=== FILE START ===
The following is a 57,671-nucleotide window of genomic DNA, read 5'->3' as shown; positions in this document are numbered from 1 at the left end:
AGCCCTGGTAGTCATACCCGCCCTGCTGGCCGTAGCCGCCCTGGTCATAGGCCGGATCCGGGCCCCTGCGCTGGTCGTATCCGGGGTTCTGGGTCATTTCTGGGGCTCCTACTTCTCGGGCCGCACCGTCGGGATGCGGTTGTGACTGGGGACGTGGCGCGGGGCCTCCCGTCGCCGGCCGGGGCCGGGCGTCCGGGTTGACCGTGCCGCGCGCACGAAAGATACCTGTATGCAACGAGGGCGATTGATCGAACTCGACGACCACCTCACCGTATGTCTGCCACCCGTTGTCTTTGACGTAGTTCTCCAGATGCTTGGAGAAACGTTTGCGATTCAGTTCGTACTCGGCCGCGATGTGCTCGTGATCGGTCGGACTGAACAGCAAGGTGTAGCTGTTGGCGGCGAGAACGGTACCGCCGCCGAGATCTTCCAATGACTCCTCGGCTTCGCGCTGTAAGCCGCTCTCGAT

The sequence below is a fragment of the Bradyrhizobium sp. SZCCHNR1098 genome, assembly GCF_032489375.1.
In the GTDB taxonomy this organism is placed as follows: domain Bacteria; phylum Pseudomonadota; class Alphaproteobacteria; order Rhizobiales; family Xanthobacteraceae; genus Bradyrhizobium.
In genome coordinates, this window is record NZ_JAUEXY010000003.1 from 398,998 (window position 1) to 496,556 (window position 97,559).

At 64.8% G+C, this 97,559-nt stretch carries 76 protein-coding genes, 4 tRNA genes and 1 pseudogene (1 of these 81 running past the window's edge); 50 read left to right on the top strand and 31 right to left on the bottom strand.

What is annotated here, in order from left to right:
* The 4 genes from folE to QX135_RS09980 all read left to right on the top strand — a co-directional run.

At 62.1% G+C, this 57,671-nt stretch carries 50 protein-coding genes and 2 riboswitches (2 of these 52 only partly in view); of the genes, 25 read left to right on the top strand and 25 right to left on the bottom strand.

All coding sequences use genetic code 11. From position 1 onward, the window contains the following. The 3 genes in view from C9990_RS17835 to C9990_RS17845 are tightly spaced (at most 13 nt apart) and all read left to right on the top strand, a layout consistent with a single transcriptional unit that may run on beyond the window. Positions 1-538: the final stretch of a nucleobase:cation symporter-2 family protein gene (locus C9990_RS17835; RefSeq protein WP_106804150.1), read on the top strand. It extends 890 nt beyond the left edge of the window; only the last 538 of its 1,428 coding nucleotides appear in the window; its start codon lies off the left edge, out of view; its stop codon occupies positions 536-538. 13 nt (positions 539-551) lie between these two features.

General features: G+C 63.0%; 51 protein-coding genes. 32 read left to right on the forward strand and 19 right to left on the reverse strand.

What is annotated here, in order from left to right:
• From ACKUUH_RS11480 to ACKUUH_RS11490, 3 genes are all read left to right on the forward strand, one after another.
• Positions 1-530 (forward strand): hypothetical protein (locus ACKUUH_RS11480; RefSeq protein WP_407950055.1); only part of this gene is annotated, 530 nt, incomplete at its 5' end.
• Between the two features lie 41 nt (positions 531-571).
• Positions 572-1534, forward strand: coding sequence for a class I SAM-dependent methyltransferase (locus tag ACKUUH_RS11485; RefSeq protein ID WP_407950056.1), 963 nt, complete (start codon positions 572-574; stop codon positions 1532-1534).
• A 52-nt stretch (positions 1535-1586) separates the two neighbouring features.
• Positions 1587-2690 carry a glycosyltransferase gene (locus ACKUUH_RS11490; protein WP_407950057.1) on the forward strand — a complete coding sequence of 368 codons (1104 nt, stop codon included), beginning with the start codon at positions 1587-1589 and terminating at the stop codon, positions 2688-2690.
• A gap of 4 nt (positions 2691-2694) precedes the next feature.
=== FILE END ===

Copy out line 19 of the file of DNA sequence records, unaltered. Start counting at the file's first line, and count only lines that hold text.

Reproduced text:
• A gap of 4 nt (positions 2691-2694) precedes the next feature.